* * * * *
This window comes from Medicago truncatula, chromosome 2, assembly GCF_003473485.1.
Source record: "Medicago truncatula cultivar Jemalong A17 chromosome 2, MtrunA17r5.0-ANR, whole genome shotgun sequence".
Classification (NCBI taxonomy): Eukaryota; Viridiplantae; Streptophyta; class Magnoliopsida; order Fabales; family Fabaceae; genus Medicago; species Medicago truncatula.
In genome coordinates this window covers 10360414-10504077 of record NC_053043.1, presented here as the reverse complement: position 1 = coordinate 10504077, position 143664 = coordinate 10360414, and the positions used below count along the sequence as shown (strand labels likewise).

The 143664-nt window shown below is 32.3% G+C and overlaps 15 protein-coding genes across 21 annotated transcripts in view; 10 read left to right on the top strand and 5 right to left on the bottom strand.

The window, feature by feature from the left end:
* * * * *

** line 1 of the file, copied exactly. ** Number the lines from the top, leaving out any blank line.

This window comes from Medicago truncatula, chromosome 2, assembly GCF_003473485.1.